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Our point is the 20-EMA plus 20 pips. At the time, the 20-EMA was at 0.6301, so we placed our entry at 0.6291 and our stop at 0.6301 + 20 pips = 0.6321. Our first target is the entry price minus the amount at risk or 0.6291 – (0.6321- 0.6291) = 0.6261. Two hours later, the goal was scored and the second-half break was brought to a goalless draw. We continue to track the second half of the position through the 20-period EMA and 15 pips. The second half then closed at 0.6262 for a total gain of 29.5 points from the trade.

The example above is based on an opportunity that occurred on March 10, 2006 in GBP/USD. On the chart below, the price broke below the 20-period EMA and we waited 10 minutes for the MACD histogram to move into negative territory, thus triggering our entry order at 1.7375. Based on the rules above, when the trade is initiated, we set the stop at the 20-EMA plus 20 pips or 1.7385 + 20 = 1.7405. Our first target is the entry price minus the amount at risk, or 1.7375 – (1.7405 – 1.7375) = 1.7345. It will be launched soon after.

We continue to track the second half of the position through the 20-period EMA and 15 pips. The second half of the position was finally closed at 1.7268, for a total profit from the trade of 68.5 points. Coincidentally, the trade was also closed at the very moment when the MACD histogram returned to positive territory.

As you can see, the five-minute momo trade is a very powerful strategy for capturing momentum-based moves. However, this doesn’t always work, and it’s important to study an example where it didn’t work and understand why it did.

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The last example of a Momo five-minute trade was EUR/CHF on March 21, 2006. As seen above, the price broke below the 20-period EMA and we waited 20 minutes for the MACD histogram to move into negative territory, placing our entry order at level 1. 5711. We set our stop at the 20-EMA plus 20 pips or 1.5721 + 20 = 1.5741. Our first target is the entry price minus the amount at risk or 1.5711 – (1.5741 – 1.5711) = 1.5681. The price is trading below 1.5696, which is not low enough to reach our trigger. It continued to reverse course, eventually reaching our stop, resulting in a total loss on the trade of 30 pips.

Using a broker that offers charting platforms with the ability to automate entries, exits, stop-loss orders, and trailing stops can help when using strategies based on technical indicators.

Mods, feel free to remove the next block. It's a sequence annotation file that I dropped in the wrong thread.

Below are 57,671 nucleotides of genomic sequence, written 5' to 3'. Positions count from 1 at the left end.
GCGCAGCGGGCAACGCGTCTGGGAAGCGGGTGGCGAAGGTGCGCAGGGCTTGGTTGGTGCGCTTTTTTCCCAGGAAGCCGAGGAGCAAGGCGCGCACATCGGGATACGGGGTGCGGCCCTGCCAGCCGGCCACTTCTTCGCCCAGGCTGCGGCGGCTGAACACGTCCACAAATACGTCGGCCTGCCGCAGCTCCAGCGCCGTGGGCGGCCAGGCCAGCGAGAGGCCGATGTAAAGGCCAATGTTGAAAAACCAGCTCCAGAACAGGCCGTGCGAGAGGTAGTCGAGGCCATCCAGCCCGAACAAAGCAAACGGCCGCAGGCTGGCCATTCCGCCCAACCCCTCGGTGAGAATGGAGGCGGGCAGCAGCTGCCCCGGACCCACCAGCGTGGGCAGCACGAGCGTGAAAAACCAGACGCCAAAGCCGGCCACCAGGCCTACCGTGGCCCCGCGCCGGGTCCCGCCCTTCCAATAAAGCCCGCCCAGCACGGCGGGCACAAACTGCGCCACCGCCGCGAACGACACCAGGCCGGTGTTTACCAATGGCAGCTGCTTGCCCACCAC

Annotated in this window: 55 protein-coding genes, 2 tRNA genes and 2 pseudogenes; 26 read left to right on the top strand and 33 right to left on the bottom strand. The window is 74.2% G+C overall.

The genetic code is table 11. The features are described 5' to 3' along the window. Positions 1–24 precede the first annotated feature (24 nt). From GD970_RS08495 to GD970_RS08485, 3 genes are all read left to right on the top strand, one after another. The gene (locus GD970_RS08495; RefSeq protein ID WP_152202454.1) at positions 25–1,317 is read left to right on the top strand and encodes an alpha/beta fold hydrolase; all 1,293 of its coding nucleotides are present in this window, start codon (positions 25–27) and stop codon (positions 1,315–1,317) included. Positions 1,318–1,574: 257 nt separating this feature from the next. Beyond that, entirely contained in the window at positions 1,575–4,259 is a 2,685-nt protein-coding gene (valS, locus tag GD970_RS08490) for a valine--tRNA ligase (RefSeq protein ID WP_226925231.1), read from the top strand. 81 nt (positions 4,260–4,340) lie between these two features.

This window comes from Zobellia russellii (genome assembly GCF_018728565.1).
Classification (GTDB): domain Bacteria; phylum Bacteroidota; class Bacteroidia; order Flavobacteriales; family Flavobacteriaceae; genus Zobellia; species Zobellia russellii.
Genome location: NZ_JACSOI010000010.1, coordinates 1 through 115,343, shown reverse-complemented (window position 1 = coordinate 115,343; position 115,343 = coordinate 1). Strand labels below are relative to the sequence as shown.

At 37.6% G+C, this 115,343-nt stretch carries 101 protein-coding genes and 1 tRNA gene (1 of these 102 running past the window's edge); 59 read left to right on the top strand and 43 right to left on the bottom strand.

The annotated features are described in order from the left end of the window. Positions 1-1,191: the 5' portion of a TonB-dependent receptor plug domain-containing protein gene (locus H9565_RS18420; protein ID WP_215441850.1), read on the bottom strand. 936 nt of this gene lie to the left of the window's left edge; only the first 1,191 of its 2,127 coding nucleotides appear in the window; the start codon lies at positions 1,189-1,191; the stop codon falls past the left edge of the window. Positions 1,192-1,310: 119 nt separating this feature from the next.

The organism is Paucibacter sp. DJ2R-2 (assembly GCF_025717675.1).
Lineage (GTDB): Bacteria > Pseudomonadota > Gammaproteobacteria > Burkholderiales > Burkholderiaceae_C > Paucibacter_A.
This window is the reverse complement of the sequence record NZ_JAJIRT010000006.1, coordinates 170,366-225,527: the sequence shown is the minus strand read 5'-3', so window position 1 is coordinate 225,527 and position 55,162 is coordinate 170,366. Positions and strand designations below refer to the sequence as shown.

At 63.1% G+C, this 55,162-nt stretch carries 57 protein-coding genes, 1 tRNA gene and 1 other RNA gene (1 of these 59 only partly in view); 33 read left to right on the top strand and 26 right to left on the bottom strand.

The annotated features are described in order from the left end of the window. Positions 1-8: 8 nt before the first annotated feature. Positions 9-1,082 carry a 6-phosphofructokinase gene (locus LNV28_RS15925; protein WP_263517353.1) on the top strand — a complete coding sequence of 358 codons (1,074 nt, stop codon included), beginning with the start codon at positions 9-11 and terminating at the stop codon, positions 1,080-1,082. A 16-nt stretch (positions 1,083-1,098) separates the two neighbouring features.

When trading the five-minute momo strategy, the most important thing to watch out for is trading ranges that are too narrow or too wide. During quiet trading hours, when the price hovers around the 20-EMA, the MACD histogram can reverse, causing many false signals. Alternatively, if this strategy is executed on a currency pair with too wide a trading range, the stop may be reached before the target is triggered.

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This trading strategy looks for surges of momentum on short-term 5-minute currency trading charts that a market participant can take advantage of and then immediately exits when momentum begins to wane.

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The 5-minute Momo strategy is used by currency traders who want to take advantage of short-term momentum swings and can therefore be used by day traders or other short-term market players.

Scalping is the process of entering and exiting trades several times a day to make a profit. The process of scalping in foreign exchange trading involves regularly moving in and out of currency positions in order to make a profit. The 5 minute trading strategy can be used to help execute such trades.

Momo’s 5-Minute Strategy allows traders to profit from short-term momentum in currency pairs, while also providing the tight exit rules needed to protect profits. The goal is to recognize the change when it happens, open a position, and then rely on risk management tools like trailing stops to profit from that move, rather than jumping right in. As with many systems based on technical indicators, results will vary depending on